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Re: Unfortunate error message for invalid executable

From: AA
Subject: Re: Unfortunate error message for invalid executable
Date: Sat, 28 May 2022 13:56:07 -0700
User-agent: Mozilla/5.0 (Macintosh; Intel Mac OS X 10.15; rv:91.0) Gecko/20100101 Thunderbird/91.9.1

I'm sure I'm not the first person to want to have a long philosophical conversation with the engineer that put the bolt I need to to reach in order to fix my car, in the place that requires me to disassemble 20 other unrelated things. Nor am I likely to be the first person to want to reclaim the time wasted by such choices.

... but here goes:

While I understand all of these arguments, they seem to me to be inappropriately brushing off the issue based on highly technical and simultaneously highly user unfriendly reasoning. Bash, in the end, is a user space tool that is directly aimed at interfacing humans to the machine. It is, after all a *shell*.

In other words, for every provably accurate reason given below, there exists an argument that bash (when interpreting the error code returned) could do more. It could:

* Not print only the error string associated with ENONENT given that it is well known that error code may not in fact apply specifically to the file the user asked bash to execute. E.g., it could indicate this well known fact. * Apply a reasonable set of heuristics to determine if the error returned by the kernel / execve() call makes direct sense for the path passed to the call, and issue a helpful message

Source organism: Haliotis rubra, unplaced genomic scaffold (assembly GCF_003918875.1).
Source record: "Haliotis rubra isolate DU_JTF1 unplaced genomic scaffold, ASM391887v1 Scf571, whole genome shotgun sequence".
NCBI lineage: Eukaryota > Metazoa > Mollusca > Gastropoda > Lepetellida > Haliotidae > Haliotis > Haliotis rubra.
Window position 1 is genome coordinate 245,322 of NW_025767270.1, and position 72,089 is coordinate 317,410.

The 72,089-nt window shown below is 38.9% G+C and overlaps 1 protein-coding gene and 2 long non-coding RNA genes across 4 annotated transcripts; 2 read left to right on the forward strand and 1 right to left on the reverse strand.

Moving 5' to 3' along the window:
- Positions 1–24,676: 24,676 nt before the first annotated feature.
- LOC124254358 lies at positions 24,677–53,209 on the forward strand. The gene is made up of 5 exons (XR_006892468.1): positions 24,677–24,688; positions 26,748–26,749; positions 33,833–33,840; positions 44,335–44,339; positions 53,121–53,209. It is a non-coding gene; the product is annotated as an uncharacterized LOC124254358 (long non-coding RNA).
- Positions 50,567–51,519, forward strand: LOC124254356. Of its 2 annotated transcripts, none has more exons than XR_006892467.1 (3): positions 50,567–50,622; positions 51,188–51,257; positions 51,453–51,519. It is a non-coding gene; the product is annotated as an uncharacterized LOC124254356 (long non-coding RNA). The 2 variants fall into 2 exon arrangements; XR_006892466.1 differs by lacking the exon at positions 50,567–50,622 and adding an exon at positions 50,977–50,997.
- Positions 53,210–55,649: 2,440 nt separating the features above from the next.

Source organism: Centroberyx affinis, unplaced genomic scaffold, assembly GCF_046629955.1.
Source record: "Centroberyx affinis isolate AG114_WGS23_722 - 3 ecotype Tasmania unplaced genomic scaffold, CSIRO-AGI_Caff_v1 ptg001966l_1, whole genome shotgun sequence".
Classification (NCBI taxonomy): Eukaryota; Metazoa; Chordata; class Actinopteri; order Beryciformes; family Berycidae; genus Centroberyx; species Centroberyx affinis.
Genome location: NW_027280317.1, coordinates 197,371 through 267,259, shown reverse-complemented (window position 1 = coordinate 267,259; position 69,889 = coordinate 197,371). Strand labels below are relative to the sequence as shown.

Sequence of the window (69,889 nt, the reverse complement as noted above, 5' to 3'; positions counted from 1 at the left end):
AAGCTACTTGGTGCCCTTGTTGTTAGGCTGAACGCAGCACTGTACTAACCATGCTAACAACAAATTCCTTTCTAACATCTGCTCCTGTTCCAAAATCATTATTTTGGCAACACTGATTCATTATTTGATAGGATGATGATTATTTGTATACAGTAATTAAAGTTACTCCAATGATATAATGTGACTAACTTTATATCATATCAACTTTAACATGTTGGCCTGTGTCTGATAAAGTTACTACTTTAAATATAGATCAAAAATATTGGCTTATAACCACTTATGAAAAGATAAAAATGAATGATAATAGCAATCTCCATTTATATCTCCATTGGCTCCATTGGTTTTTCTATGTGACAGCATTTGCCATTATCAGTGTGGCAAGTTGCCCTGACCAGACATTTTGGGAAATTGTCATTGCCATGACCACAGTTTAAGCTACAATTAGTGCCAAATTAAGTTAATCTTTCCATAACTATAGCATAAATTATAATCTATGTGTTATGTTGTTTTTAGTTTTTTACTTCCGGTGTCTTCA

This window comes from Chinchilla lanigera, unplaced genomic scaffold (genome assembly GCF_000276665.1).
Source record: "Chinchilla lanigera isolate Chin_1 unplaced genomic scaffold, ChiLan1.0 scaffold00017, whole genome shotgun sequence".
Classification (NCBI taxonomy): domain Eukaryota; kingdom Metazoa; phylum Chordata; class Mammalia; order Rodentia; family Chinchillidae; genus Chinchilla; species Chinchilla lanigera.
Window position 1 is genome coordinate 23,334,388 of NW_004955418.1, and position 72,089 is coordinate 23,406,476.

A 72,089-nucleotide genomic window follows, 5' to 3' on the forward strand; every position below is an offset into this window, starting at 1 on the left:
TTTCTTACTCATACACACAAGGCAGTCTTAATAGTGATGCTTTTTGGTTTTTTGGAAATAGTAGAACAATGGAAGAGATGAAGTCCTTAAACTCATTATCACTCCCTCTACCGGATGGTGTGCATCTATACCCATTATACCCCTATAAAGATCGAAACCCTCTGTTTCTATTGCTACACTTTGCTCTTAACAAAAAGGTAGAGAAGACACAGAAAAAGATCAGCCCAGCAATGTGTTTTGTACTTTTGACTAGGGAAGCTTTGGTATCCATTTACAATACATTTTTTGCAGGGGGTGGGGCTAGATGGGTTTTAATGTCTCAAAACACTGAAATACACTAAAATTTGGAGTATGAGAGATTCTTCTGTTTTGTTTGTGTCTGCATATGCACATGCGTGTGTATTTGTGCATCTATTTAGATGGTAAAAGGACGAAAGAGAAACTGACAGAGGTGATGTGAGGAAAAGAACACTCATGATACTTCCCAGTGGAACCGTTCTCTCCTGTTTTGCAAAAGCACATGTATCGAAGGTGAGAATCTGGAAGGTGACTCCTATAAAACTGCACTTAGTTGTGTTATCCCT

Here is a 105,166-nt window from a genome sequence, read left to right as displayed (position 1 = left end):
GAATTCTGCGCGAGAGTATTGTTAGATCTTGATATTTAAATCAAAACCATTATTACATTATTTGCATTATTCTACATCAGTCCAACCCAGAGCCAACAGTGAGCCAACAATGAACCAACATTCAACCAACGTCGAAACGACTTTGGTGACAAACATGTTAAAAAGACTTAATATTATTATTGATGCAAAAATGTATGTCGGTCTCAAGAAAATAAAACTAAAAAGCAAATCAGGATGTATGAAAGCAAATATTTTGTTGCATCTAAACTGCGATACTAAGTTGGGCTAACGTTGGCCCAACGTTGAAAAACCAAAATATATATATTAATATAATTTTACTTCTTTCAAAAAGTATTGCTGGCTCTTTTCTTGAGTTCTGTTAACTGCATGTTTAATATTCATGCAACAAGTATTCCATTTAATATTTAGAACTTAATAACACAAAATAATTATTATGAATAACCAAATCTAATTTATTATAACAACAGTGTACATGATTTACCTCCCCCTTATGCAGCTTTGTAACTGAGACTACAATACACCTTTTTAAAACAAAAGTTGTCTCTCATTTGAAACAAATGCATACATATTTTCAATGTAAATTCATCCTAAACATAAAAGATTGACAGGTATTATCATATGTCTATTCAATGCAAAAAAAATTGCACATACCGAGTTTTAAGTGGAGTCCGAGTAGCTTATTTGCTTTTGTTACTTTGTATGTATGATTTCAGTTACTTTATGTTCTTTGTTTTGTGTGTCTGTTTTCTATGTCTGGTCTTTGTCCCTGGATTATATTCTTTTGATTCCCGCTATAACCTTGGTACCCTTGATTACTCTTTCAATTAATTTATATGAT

Maybe the concern is that any additional calls (such as checking for path existence) may have unintended consequences. I'm not qualified to say definitively, but that seems unlikely.

Therefore, IMHO it is very hard to argue with the fact that the file passed to the kernel does in fact exist and therefore that ENOENT is provably false *for the path with which the user is directly interacting*. It seems therefore valid that, irrespective of kernel/distribution/etc/etc if ENOENT is returned when executing a path that does in fact exist, bash could print something more than the error string expansion of ENOENT (whether being obtuse about it is an anachronistic unix-ism or not).

I.e., something like "I'm not sure what's going on, but your path definitely exists, yet the kernel says otherwise."

... something like fprintf(STDERR,"No such file or directory while attempting to execute %s (it exists, but cannot be executed)",path);

All the best and thanks for the insights!

PS: None of the foregoing is offered with anything but a smile.

On 5/26/22 7:39 PM, Dale R. Worley wrote:
Chet Ramey<chet.ramey@case.edu>  writes:
On 5/26/22 2:27 PM, AA via Bug reports for the GNU Bourne Again SHell wrote:
When a user attempts to execute an executable that is not
recognized as an executable by the system, the generated error is "No such
file or directory"
In this case, it's the errno value returned from execve(2), and it's
exactly correct, at least from the kernel's perspective.

It's not that the executable isn't recognized or in an invalid format, in
which case execve would return ENOEXEC. It's that the ELF header specifies
a particular interpreter to run on the file (e.g., ld.so), and that file is
the one that is not found (ENOENT).
This parallels the annoying Unixism that if you attempt to execute a
file that is marked executable that has a #! interpreter specification,
but the specified interpreter does not exist, the generated error is "No
such file or directory".  It would be nice if the kernel generated a
separate errno for "a supporting executable for this executable file
does not exist" but nobody's bothered to do that.


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